For the most part, a newspaper stylebook aims to fly under the radar, directing journalists to use the least obtrusive terminology and forms, so readers will not be distracted from the reporter’s message. But the stylebook is put together by individuals (editors) who have strong feelings about ri…
Language and writing in academe.
Just as California offers the most neutral and unobtrusive variety of American English (we don’t think of someone having a “California accent”), so The Associated Press Stylebook offers the most neutral, unobtrusive, and inoffensive choices in spelling, punctuation, and usage. For this reason both are worthy of note as reflecting the norm, the unmarked version of American English.
They come to their roles for different reasons. East of the Mississippi, American dialects are layered north to sout…
Style usually stands out, hoping to catch your attention. But not newspaper style. It has the opposite goal: to be as unobtrusive as possible, so as not to distract the reader from paying attention to the message.
Without a stylebook prescribing usage, the natural variation of language would be a red herring, leading readers off the trail. For example, if one newspaper story uses the spelling OK while another uses okay, a reader is likely to notice the difference…
You can tell that a semicolon is a dangerous tool in unskilled hands. That bullet on top, that sharp curved blade on the bottom portend trouble. It’s “the most feared punctuation on earth,” The Oatmeal website warns, before explaining how to use it.
And it isn’t really needed anyhow; you can always find some other punctuation to do the job. Put a semicolon in the wrong place, and it shatters a sentence into fragments. No wonder some authorities advise amate…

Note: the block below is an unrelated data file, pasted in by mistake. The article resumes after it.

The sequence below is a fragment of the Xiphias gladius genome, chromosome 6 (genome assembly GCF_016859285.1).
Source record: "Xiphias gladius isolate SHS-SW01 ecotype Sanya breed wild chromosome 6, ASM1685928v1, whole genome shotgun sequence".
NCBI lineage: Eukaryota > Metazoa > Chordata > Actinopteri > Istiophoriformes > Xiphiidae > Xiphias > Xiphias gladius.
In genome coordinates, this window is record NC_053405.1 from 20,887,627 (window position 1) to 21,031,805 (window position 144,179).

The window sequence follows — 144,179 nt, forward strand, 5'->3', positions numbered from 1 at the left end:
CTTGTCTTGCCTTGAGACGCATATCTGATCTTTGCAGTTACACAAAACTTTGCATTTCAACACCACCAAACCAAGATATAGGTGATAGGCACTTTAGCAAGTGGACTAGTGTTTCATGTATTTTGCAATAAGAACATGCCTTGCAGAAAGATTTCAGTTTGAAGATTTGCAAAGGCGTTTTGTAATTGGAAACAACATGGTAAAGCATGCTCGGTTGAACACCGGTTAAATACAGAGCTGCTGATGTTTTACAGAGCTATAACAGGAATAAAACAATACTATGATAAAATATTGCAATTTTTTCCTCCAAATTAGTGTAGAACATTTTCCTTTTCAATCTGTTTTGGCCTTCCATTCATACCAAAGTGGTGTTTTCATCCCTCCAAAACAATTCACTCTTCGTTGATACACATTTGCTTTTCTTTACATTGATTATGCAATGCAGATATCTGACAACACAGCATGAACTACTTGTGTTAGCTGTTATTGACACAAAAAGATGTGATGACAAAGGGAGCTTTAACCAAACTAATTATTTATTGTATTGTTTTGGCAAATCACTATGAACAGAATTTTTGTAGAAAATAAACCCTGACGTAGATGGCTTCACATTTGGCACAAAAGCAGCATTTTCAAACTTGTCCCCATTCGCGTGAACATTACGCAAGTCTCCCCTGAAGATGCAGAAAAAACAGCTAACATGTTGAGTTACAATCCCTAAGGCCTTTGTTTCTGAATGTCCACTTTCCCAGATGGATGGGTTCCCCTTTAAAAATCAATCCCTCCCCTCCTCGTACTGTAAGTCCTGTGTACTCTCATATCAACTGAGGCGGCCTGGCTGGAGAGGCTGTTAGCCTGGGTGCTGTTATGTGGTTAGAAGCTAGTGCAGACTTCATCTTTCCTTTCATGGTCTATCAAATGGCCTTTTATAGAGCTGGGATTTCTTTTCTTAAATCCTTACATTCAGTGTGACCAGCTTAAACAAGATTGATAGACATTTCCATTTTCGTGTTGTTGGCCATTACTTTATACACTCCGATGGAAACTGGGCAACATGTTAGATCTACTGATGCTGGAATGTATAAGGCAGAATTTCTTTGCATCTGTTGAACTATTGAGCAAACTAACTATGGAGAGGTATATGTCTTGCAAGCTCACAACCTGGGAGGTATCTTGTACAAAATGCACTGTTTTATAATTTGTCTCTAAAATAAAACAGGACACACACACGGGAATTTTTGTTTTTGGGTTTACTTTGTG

In just three days, on March 23, OK will celebrate its birthday, and it’s a milestone one, the 175th. How to celebrate? I’m going to do it with frosted cookies. But the great thing is, any way you celebrate, it’s OK.
Like the 4th of July, it can be an occasion for reading aloud the Urtext, the document that started it all. In this case, …
Here’s something we wouldn’t say nowadays. It’s in a “parlor ballad” published in The Social Harp (1855):
Farewell, farewell is a lonely sound,
And always brings a sigh,
But give to me that good old word
That comes from the heart, good-bye.
Adieu, adieu, may do for the gay,
When pleasure’s throng is nigh,
But give to me when lovers part,
That loving word, good-bye.
Farewell, adieu, goodbye—it’s strange that a 19th-century song should ascribe such loving emotion to the latter. We still say goodby…
Electronic technology has had an impact on our language. And one of the greatest impacts, like that of an asteroid smashing into the Yucatan peninsula, is the way we greet each other: Hello!
Most greetings, in English or other languages, involve respect (Sir), the day (Good morning), health (How do you do, Howdy), or the like. Informally nowadays we say Hey or Hi, which might be condensations of How are you.
But none of these is the case with Hello. It has nothing to do with the day or the heal…
Clichés are something else. By definition, they are weeds in the gardens of language. No more, no less.
And there’s the rub. Clichés are a whole different ballgame.
No plants are weeds by nature or by definition. They are weeds if and only if a particular gardener doesn’t want them around. One man’s uprooted dandelion is another man’s dandelion soup.
Likewise, no words or phrases are clichés by definition. They are clichés if an…
OK. Mark your calendar now for March 23, OK Day. It’s the day we pause to celebrate the birthday of OK in Boston, Hub of the Universe, on March 23, 1839.
Yes, OK! How can we sufficiently sing the praises of America’s and the world’s greatest word?
Let’s try. OK is the expression we use countless times every day to make arrangements, give approvals, and get by, often with a cascade of OKs:
“How about 2 o’clock? OK?”
And of course that’s not all. There’s the “OK” that …
The other afternoon I was surprised by a phone call from a concerned citizen who identified himself as Eugene Segar of Detroit, 83 years old. He wanted to talk about reforming English spelling to make it more accessible to students and second-language learners.
His message wasn’t what surprised me. The ineluctable complexity of English spelling has been evoking calls for reform for centuries. No, it was rather…